Saturday, February 1, 2014

Daily Times Editorial Feb 2, 2014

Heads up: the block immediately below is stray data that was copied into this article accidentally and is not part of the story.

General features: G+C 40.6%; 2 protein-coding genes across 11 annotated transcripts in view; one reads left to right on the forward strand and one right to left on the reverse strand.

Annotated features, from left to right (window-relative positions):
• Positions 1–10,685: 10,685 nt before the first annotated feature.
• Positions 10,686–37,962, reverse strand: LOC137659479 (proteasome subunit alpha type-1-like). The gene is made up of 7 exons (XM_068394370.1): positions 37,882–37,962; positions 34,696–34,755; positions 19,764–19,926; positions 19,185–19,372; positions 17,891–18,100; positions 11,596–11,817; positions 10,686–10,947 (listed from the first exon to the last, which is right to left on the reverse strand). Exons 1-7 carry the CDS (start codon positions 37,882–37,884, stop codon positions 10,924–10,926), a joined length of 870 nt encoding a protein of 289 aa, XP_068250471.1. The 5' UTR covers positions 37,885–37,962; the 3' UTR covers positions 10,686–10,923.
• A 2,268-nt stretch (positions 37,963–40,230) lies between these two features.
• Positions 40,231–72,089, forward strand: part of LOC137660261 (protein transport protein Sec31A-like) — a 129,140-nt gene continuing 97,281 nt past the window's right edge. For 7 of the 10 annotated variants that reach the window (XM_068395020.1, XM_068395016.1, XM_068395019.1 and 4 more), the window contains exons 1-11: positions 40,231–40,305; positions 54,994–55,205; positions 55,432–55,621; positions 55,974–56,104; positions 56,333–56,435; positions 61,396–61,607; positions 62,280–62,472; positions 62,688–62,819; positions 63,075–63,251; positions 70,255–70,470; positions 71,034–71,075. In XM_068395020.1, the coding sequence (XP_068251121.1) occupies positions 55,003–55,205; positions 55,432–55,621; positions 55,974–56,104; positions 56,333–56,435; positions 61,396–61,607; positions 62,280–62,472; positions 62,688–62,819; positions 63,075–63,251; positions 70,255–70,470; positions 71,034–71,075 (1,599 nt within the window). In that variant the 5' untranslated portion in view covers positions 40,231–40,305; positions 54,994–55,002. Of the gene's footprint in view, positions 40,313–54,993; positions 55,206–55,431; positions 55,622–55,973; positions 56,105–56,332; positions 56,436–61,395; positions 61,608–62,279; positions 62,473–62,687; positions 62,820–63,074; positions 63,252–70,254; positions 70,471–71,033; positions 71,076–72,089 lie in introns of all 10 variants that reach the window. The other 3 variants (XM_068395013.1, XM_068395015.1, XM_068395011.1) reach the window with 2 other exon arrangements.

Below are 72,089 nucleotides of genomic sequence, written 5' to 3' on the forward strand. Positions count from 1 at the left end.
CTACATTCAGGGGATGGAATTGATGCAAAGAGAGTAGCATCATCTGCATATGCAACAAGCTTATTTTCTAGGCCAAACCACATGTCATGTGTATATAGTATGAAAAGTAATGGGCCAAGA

Musharraf’s legal quagmire The special court hearing General (retd) Pervez Musharraf’s treason case has rejected his plea to be allowed to go abroad on the grounds that it does not have jurisdiction to take his name off the Exit Control List (ECL). In addition, the court, after examining the medical report submitted by the Armed Forces Institute of Cardiology (AFIC), ruled that there appeared nothing in the report to justify Musharraf’s request to be allowed to travel, preferably to the US where his doctor resides, for treatment. Prima facie, the court held, the AFIC report does not indicate that the doctors who examined him had suggested that there was any restriction on his movement, therefore his non-appearance in court despite several summons for nearly a month was not justified. The court issued bailable warrants of arrest, bail available if he deposits a bond for Rs 2.5 million. The court fixed February 7 for the next date of hearing, ordering Musharraf’s appearance once again. The bailable warrants of arrest will be served on Musharraf by the IG police. Musharraf has avoided appearance before the court so far, the reasons cited for his absence being security and later his health. Reports say his legal team is of the view that he should avoid appearance before the special court so long as its challenge to the formation, legality and jurisdiction of the court, which is sub judice, is decided. From one angle this is not an unreasonable argument. If the fundamental question of the special court’s setting up and power to conduct Musharraf’s trial has been challenged and until it is decided, the court cannot reasonably proceed with the trial. Despite this view of Musharraf’s defence team, legal experts are of the view that at the next date of hearing, February 7, all justifications for non-appearance other than that fundamental challenge having been rejected, Musharraf will not be able to avoid appearance. If he still does, non-bailable warrants could be issued and he could be arrested, even from hospital. The legal noose has been tightening around the General’s neck slowly but surely. His defence team has had a tough time getting the courts to give relief of any kind. For example, a Supreme Court larger bench has rejected Musharraf’s two review petitions asking for revisiting the apex court’s July 31, 2009 verdict that laid the foundations for the NRO case and Musharraf’s treason charge. The petitions were rejected on the ground that they were time barred and lacked merit. So that fundamental challenge was beaten back, and now the tactic of non-appearance too appears to have run its logical course. It makes sense for Musharraf to appear before the court as soon as possible. Musharraf would do his cause much good by allaying the impression that he is deliberately avoiding appearance. Considering that in the past Musharraf has rejected all advice to stay away from the country, and after returning, to leave, he should now translate into practice his oft-repeated claim to want to stay and fight out the cases against him. Appearance before the court would not in any way weaken his challenge to the formation and jurisdiction of the special court. Unfortunately reports say his legal team is still relying on challenging the special court’s order for appearance before February 7 in the superior courts. Whether such an appeal would be upheld is a moot point however. It is unlikely any superior court would see fit to interfere with a perfectly legal order for appearance by the accused. The case has aroused great interest amongst some sections, particularly legal circles, since it is the first time in Pakistan’s history that a military dictator is being tried for treason. On the other hand some observers see the whole exercise as a massive distraction from the urgent task of taking on the Taliban. The historic nature of the conjuncture is undeniable, notwithstanding reservations about the partial and arguably partisan nature of the charge being restricted to Musharraf’s November 7, 2007 imposition of emergency while ignoring the larger issue of the coup of October 12, 1999. These and other anomalies and unanswered questions still cast a long shadow over the proceedings, and it seems unlikely, even if Musharraf is indicted on his first appearance on February 7, that the whole affair will end any time soon.

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